The Washington Examiner hits the bullseye when it says that the regulation of nicotine products comes down to a straight fight between Big Pharma and Big Tobacco. The situation in America is now so messed up that the interests of neither liberty nor public health (however defined) are being served.
It's a full-fledged regulatory rumble between Big Tobacco and the even bigger Big Pharma -- the sort of ugly influence game that will become the norm as government sticks its arms deeper into the economy.
So says Timothy P. Carney, the newspaper's lobbying editor. And lobbying is the name of the game. Big Pharma's problem is that other industries keep producing better nicotine products which, given time, may turn out to be more effective stop-smoking aids. Whether it's the e-cigarette or Camel Orbs, alternatives to Big Pharma's 'medicinal nicotine' are making up market share and the drug companies want the government to stamp them out.
All these products deliver, for all practical purposes, nothing but nicotine. Big Pharma's approach is to claim that the nicotine in their products is safe (which is true), but that nicotine becomes magically harmful when it is delivered in the products of their competitors.
Their other line of attack is to claim that their competitors' products are marketed to—or at least might appeal to—children. RJ Reynolds, for example, have committed the crime of designing reasonably attractive packaging for Camel Orbs.
Would this appeal to children? Who knows? But if it does, then surely so will this Nicorette product.
Camel Orbs have been accused of having a "candy-like appearance, added flavors, and easily concealable size"—all of which apply equally to Nicorette's Mint Mini Lozenges. They have been accused of having "a very minty taste and seemed to deliver a jolt of nicotine". Ditto. It is said that very young children could die if they eat a whole pack of Camel Orbs. Ditto again.
Either both of these products should be banned or they should both be legal. The group that will advise the FDA on what do is the Tobacco Products Scientific Advisory Committee (TPSAC), and that's where the conflict of interests come into play.
And it doesn't stop there...
Jack Henningfield is one of nine voting members on the TPSAC, and he is also one of eight patent holders of a cutting-edge nicotine chewing gum that has not yet been commercialized.
Henningfield is also vice president of health policy at a consulting firm that counts drug maker GlaxoSmithKline as a client. Glaxo holds the license for Nicorette, the leading nicotine gum currently on the market.
Camel Orbs may or may not be a real health risk, but they are certainly competition to Nicorette's gums and lozenges -- and Henningfield's patented gum. Yet our government will count on Henningfield and others in the pay of Nicorette's maker for counsel on how to regulate Camel's product.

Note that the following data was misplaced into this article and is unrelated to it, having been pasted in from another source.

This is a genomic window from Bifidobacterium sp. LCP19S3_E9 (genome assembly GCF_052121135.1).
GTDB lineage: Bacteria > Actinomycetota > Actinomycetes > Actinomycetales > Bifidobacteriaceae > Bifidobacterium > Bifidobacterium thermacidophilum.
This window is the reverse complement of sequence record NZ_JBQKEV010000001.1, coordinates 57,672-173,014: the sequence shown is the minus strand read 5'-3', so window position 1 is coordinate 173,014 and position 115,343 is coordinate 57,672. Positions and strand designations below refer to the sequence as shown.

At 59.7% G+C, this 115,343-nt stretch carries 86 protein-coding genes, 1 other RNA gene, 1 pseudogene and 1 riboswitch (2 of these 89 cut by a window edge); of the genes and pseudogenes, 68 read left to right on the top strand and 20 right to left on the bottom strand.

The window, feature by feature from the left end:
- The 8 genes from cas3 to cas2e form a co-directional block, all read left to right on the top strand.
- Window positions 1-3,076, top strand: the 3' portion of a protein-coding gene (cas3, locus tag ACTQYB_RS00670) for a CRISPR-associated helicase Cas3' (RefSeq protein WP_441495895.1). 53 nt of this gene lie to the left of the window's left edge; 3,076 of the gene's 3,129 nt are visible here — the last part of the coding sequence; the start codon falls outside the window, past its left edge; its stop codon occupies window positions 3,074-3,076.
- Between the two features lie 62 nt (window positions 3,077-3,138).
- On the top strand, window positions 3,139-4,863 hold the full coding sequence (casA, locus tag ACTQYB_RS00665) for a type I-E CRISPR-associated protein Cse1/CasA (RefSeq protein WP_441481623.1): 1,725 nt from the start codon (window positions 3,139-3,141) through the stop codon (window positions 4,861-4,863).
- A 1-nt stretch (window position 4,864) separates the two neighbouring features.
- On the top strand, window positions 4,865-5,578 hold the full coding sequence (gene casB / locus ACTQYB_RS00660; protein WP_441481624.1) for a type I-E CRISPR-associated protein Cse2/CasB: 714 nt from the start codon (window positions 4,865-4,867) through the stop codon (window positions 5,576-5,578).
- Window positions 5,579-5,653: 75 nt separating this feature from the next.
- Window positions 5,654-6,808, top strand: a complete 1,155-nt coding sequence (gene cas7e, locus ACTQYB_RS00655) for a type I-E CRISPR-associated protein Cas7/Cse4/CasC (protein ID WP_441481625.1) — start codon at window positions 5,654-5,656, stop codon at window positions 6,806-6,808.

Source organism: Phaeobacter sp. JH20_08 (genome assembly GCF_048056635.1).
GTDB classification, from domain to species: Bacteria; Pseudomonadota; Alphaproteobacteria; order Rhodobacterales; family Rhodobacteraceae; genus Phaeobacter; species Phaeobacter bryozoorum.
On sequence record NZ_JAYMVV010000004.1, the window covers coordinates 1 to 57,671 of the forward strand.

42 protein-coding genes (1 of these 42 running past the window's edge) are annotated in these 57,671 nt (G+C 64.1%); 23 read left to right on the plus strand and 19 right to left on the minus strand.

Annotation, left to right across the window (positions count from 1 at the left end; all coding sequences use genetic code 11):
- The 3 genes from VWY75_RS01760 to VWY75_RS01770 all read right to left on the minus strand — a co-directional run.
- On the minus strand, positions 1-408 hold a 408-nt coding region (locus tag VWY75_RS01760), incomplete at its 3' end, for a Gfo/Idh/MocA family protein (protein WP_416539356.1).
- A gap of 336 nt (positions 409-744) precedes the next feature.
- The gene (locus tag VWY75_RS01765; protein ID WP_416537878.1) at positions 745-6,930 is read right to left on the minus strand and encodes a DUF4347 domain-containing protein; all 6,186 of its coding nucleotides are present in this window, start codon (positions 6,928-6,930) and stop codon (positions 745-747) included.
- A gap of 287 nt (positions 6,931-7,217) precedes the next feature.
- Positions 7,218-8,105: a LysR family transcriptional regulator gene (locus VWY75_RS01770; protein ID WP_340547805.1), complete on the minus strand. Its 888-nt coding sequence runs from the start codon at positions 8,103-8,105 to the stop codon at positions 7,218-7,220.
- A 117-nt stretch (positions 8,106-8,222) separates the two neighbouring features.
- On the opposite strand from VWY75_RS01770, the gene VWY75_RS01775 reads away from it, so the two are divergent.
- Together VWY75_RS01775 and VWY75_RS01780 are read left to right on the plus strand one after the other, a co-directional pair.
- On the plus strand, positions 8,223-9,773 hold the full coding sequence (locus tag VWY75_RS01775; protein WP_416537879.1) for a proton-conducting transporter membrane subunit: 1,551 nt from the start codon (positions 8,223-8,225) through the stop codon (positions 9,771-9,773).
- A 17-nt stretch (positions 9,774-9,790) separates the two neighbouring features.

And it doesn't stop there...
Neal Benowitz, another committee member, has also worked as a consultant to Glaxo as well as Pfizer, the Wall Street Journal has reported. Pfizer makes the quit-smoking drug Chantix.
Boston University professor Michael Siegel has reported on his blog that the committee's chairman, Dr. Jonathan Samet, "has received grant support from GlaxoSmithKline. In addition, the organization that he directed -- the Institute for Global Tobacco Control -- is funded by GlaxoSmithKline and Pfizer."
Finally, committee member Dorothy Hatsukami has been paid by a small drug maker to study its proposed nicotine vaccine.
Michael Siegel, who remains the go-to man for these issues, writes...
The last individual in the world who you would want to serve on such a panel would be a Big Pharma consultant, especially one who consults specifically in the area of smoking cessation medications. The fact that this individual also has a personal financial interest in such medication and who also has testified in court on behalf of Big Pharma simply adds insult to the public's injury.
Pharmaceutical funding has been one of the key developments in the story of the anti-smoking movement in the last 20 years. Many millions of dollars have been spent financing groups who have campaigned for smoking bans, higher cigarette taxes and other tobacco control measures that have pushed smokers towards pharmaceutical nicotine.
I have never been one to see the anti-smoking movement as a pharmaceutically led enterprise. The money has helped enormously, no doubt, but anti-smoking campaigners were around long before the drug companies got involved and their prohibitionist aims have not changed significantly.
Until recently, it could be said that the interests of public health and the pharmaceutical lobby merely happened to coincide. That is no longer the case. Big Pharma's attempts to use regulation to prevent its competitors from selling virtually identical, safe and probably more effective nicotine products is the final proof that this is all about money. As Carney concludes:
It's an ugly game, this use of regulation to kill competitors and guarantee business, and conflicts of interest are unavoidable. The Pharma-vs-Big Tobacco scrum shows that Obama's project of increasing government control is at odds with his talk of cleaning up government.